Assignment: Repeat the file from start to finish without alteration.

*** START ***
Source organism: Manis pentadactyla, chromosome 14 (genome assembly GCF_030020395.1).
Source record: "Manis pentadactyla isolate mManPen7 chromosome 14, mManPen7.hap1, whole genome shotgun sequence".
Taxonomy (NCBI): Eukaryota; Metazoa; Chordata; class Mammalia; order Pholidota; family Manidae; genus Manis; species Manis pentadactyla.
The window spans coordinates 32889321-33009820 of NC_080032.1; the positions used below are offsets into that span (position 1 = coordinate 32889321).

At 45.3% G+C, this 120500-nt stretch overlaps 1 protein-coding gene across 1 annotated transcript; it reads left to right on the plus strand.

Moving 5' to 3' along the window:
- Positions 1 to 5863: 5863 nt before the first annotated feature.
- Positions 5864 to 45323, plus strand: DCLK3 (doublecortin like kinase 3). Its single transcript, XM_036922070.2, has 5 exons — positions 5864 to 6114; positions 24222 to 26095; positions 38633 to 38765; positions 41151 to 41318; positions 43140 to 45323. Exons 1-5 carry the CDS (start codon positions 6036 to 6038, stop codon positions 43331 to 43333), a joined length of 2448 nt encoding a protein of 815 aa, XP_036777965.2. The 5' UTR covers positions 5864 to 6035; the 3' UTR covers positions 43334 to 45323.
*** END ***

Source organism: Manis pentadactyla, chromosome 14 (genome assembly GCF_030020395.1).
Source record: "Manis pentadactyla isolate mManPen7 chromosome 14, mManPen7.hap1, whole genome shotgun sequence".
Taxonomy (NCBI): Eukaryota; Metazoa; Chordata; class Mammalia; order Pholidota; family Manidae; genus Manis; species Manis pentadactyla.
The window spans coordinates 32889321-33009820 of NC_080032.1; the positions used below are offsets into that span (position 1 = coordinate 32889321).

At 45.3% G+C, this 120500-nt stretch overlaps 1 protein-coding gene across 1 annotated transcript; it reads left to right on the plus strand.

Moving 5' to 3' along the window:
- Positions 1 to 5863: 5863 nt before the first annotated feature.
- Positions 5864 to 45323, plus strand: DCLK3 (doublecortin like kinase 3). Its single transcript, XM_036922070.2, has 5 exons — positions 5864 to 6114; positions 24222 to 26095; positions 38633 to 38765; positions 41151 to 41318; positions 43140 to 45323. Exons 1-5 carry the CDS (start codon positions 6036 to 6038, stop codon positions 43331 to 43333), a joined length of 2448 nt encoding a protein of 815 aa, XP_036777965.2. The 5' UTR covers positions 5864 to 6035; the 3' UTR covers positions 43334 to 45323.